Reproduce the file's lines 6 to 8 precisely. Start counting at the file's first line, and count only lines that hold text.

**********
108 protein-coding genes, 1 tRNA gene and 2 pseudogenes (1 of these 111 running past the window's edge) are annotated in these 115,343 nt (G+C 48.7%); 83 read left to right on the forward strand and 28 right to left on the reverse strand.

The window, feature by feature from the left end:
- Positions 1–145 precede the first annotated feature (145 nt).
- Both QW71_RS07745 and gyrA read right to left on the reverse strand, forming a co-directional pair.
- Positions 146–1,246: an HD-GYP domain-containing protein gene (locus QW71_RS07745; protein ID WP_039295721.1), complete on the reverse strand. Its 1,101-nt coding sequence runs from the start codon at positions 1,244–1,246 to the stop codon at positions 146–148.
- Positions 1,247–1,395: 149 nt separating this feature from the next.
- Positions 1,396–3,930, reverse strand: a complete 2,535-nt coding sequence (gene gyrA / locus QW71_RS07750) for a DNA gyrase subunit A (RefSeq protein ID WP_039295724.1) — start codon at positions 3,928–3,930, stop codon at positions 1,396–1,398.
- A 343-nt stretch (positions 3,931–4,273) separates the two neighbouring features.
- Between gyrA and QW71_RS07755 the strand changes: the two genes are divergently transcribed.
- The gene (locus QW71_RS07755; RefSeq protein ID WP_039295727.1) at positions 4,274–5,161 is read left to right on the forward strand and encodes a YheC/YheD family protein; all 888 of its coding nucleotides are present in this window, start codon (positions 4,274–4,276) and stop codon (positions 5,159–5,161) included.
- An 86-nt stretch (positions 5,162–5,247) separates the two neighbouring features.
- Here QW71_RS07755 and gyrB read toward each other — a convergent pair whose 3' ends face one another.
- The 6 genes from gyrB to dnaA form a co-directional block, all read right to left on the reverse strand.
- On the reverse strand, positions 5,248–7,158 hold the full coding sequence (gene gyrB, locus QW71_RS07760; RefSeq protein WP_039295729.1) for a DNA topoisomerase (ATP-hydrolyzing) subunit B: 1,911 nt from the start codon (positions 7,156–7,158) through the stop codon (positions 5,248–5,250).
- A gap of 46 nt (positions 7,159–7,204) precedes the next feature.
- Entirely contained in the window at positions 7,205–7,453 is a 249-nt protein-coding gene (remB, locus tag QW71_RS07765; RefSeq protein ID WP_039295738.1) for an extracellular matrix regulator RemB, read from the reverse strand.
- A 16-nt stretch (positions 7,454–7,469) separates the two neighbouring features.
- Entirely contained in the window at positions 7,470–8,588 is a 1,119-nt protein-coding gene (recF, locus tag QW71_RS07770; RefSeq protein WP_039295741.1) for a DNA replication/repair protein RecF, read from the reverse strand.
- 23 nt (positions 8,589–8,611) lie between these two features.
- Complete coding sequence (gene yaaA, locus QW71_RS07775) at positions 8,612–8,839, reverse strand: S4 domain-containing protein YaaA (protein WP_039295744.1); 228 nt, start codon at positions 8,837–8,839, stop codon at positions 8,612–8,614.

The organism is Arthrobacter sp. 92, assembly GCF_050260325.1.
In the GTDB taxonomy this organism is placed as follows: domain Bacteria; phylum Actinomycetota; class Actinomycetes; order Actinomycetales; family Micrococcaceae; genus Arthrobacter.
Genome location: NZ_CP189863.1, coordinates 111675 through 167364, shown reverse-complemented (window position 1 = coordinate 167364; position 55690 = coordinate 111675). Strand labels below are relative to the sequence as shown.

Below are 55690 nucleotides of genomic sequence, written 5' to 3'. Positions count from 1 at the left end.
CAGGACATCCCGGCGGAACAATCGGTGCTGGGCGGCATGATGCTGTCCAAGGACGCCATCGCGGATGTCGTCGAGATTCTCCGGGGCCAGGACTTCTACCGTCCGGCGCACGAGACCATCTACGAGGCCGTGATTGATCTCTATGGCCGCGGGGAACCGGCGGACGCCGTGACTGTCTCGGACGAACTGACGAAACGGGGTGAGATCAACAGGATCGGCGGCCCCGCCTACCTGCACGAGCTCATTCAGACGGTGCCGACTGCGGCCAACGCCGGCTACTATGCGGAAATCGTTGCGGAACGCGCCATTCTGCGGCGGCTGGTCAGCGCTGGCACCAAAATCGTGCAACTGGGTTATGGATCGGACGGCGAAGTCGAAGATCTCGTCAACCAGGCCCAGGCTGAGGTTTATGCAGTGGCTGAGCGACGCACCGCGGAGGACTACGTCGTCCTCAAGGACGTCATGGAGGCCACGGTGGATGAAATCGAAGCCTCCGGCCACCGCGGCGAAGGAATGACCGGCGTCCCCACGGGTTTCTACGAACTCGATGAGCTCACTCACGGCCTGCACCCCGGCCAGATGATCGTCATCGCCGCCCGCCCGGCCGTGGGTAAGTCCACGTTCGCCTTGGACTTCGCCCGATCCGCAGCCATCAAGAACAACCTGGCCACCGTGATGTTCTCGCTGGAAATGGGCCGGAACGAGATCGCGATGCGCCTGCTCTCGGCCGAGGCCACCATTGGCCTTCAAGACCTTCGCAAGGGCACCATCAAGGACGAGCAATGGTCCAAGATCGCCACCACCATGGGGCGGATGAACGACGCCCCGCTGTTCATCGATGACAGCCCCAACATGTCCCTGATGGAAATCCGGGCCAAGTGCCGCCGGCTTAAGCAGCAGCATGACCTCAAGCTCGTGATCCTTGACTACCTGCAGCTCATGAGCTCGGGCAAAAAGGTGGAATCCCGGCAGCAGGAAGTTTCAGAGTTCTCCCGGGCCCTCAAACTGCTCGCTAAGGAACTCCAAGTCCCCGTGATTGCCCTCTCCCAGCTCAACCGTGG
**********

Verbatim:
- Positions 1,247–1,395: 149 nt separating this feature from the next.
- Positions 1,396–3,930, reverse strand: a complete 2,535-nt coding sequence (gene gyrA / locus QW71_RS07750) for a DNA gyrase subunit A (RefSeq protein ID WP_039295724.1) — start codon at positions 3,928–3,930, stop codon at positions 1,396–1,398.
- A 343-nt stretch (positions 3,931–4,273) separates the two neighbouring features.